Miklós Rozsa: String Quartets Nos. 1 & 2; String Trio / Tippett Quartet


The three works on this CD span the entire career of Miklós Rózsa, from his String Trio, Op. 1 to his final work in the chamber music genre, String Quartet No. 2, Opus 38. The String Quartet No. 1 was written in 1950, roughly mid-way through Rózsa's career. His compositional style, although not without evolution, is surprisingly consistent across all three works. The music takes a little effort to warm to, but its well worth it. The Tippett Quartet, a group that has impressed me frequently in the past, turns in riveting performances.

Known best for his film music, Hungarian composer Miklós Rózsa (1907-1995) composed about a hundred movie scores between 1937 and 1982. His early successes included The Thief of Bagdad (1940) and Jungle Book (1942). Rózsa's film music career produced three Oscars, for Spellbound, A Double Life and Ben-Hur. Throughout his decades of writing film music, he also produced concert works which were championed by Jascha Heifetz, János Starker and Gregor Piatigorsky among others. The three chamber works on this Naxos CD demonstrate that his 'serious' music demands an attentive hearing from adventurous listeners.

Rózsa's music is reminiscent of Bartók, complete with its own Hungarian folk flavors, but also of Debussy and Ravel. Energetic, often agitated and even harsh at times, the music is frequently contrapuntal in design and interestingly developed with a range of differing textures, meters and unique musical gestures. You can get a good taste of it from the sample provided of the concluding Allegro risoluto of the String Quartet No. 1. If this sample from the First String Quartet exhibits some of the composer's more vigorous music, the String Trio, Op 1 (initially called a Serenade by Rózsa) has him at his most lyrical, especially in the playful Gioioso movement; but even here, feelings of restlessness and austerity are never far-off.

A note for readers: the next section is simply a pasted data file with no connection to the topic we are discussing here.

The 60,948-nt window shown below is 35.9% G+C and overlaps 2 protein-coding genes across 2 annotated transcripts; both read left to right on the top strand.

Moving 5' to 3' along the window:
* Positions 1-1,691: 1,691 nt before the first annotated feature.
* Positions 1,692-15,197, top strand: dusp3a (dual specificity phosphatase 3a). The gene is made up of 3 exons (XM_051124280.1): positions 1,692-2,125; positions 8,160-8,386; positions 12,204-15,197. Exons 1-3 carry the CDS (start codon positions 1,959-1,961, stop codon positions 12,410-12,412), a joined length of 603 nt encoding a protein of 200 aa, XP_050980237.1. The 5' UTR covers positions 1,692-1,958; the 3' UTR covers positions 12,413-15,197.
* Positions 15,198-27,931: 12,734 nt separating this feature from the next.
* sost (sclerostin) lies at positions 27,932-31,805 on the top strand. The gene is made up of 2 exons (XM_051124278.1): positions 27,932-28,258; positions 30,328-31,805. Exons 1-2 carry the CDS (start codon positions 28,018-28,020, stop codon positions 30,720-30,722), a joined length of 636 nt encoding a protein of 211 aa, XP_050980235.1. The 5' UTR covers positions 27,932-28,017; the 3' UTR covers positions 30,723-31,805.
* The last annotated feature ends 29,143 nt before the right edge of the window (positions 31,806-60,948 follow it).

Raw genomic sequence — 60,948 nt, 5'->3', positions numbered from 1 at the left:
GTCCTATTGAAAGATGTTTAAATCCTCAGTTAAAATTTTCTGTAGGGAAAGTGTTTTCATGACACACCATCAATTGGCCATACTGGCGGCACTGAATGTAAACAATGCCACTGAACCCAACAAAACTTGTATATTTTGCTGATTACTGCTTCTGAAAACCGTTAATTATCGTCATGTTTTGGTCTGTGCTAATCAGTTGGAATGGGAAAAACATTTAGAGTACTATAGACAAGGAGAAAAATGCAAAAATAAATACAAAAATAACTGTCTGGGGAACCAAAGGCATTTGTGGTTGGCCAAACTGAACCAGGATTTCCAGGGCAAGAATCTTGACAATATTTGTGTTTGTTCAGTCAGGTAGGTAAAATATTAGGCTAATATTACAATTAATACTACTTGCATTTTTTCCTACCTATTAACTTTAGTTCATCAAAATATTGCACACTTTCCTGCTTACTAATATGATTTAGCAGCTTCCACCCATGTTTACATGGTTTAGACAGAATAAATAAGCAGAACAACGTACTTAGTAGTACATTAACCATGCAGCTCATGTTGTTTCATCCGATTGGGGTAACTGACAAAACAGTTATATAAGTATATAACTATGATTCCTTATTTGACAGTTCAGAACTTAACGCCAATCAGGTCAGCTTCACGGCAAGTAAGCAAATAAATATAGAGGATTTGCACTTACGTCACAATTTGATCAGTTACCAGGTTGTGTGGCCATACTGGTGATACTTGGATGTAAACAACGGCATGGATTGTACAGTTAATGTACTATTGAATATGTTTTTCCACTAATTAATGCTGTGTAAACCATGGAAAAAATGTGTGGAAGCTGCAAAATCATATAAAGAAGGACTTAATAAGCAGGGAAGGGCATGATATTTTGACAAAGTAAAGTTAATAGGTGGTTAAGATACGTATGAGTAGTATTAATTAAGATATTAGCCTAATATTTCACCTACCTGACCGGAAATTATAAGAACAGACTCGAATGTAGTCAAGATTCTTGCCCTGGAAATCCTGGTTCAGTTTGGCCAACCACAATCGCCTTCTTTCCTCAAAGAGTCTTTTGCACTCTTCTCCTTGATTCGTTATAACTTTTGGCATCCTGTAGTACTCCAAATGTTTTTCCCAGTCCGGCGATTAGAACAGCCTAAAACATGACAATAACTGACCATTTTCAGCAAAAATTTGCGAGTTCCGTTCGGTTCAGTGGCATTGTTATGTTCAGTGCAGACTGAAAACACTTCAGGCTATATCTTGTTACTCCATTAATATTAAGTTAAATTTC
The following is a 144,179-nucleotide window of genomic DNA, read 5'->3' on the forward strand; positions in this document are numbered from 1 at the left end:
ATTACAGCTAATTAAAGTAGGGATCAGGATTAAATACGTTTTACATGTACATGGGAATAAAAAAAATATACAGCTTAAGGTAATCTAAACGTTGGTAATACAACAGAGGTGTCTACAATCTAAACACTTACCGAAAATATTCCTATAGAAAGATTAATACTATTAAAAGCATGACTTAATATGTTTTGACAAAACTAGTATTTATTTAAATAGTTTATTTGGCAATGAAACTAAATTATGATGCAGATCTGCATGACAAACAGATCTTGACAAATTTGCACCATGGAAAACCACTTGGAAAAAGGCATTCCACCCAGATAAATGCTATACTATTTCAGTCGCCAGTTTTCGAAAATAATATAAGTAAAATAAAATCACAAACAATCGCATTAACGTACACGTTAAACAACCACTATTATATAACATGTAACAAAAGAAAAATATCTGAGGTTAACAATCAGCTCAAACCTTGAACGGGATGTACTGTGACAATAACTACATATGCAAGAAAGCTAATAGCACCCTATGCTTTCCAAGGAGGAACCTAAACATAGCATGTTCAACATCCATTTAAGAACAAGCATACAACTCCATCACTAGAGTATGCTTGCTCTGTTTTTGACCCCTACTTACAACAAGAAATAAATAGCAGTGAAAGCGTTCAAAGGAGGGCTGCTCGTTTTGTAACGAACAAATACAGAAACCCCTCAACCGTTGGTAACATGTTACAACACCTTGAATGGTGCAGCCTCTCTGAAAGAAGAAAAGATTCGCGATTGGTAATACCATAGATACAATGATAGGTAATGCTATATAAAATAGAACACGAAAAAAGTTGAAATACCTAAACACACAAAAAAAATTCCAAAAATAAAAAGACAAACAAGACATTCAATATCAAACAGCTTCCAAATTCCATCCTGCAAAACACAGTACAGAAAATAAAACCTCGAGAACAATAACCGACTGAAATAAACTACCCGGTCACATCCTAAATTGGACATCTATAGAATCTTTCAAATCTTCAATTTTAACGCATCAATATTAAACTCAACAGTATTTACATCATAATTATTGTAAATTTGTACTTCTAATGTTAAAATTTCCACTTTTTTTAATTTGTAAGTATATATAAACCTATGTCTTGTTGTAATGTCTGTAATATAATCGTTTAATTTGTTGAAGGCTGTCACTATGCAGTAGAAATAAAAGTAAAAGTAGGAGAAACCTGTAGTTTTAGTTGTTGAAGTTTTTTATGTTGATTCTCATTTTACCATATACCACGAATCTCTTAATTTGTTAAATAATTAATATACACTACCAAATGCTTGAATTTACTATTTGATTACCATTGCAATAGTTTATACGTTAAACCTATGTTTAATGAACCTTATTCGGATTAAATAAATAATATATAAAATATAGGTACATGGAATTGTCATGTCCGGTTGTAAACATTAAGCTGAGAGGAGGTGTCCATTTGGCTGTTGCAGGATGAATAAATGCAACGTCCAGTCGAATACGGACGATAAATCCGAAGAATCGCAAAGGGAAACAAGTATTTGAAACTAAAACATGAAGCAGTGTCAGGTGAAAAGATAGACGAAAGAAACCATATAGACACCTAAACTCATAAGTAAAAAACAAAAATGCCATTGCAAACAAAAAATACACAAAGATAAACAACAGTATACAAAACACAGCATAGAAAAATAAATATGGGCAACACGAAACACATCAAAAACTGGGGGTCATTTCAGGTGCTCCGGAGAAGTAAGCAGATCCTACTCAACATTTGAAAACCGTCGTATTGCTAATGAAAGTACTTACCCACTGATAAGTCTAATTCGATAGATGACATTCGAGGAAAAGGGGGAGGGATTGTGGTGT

This music certainly will not appeal to everyone, but if you enjoy the quartets of Bartók and Shostakovich, you'll probably appreciate Rózsa's chamber music as well. The clips in the video below are samples from all of the works on this CD.